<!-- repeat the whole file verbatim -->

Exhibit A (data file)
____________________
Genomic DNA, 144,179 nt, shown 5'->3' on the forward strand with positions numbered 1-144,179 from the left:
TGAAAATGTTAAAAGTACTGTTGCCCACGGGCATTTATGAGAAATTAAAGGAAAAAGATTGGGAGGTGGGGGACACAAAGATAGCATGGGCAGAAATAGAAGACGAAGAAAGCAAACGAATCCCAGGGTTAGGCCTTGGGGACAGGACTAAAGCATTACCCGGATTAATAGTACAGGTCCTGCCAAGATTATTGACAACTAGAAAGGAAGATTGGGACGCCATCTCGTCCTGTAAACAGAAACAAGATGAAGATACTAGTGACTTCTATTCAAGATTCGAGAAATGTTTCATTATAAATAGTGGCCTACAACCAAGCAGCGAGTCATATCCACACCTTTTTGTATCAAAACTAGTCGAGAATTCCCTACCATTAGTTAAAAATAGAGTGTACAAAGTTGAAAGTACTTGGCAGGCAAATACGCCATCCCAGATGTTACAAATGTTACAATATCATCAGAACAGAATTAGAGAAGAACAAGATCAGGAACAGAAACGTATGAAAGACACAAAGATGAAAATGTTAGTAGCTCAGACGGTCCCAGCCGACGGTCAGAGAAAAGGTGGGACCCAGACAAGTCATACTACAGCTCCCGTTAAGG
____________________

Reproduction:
Genomic DNA, 144,179 nt, shown 5'->3' on the forward strand with positions numbered 1-144,179 from the left:
TGAAAATGTTAAAAGTACTGTTGCCCACGGGCATTTATGAGAAATTAAAGGAAAAAGATTGGGAGGTGGGGGACACAAAGATAGCATGGGCAGAAATAGAAGACGAAGAAAGCAAACGAATCCCAGGGTTAGGCCTTGGGGACAGGACTAAAGCATTACCCGGATTAATAGTACAGGTCCTGCCAAGATTATTGACAACTAGAAAGGAAGATTGGGACGCCATCTCGTCCTGTAAACAGAAACAAGATGAAGATACTAGTGACTTCTATTCAAGATTCGAGAAATGTTTCATTATAAATAGTGGCCTACAACCAAGCAGCGAGTCATATCCACACCTTTTTGTATCAAAACTAGTCGAGAATTCCCTACCATTAGTTAAAAATAGAGTGTACAAAGTTGAAAGTACTTGGCAGGCAAATACGCCATCCCAGATGTTACAAATGTTACAATATCATCAGAACAGAATTAGAGAAGAACAAGATCAGGAACAGAAACGTATGAAAGACACAAAGATGAAAATGTTAGTAGCTCAGACGGTCCCAGCCGACGGTCAGAGAAAAGGTGGGACCCAGACAAGTCATACTACAGCTCCCGTTAAGG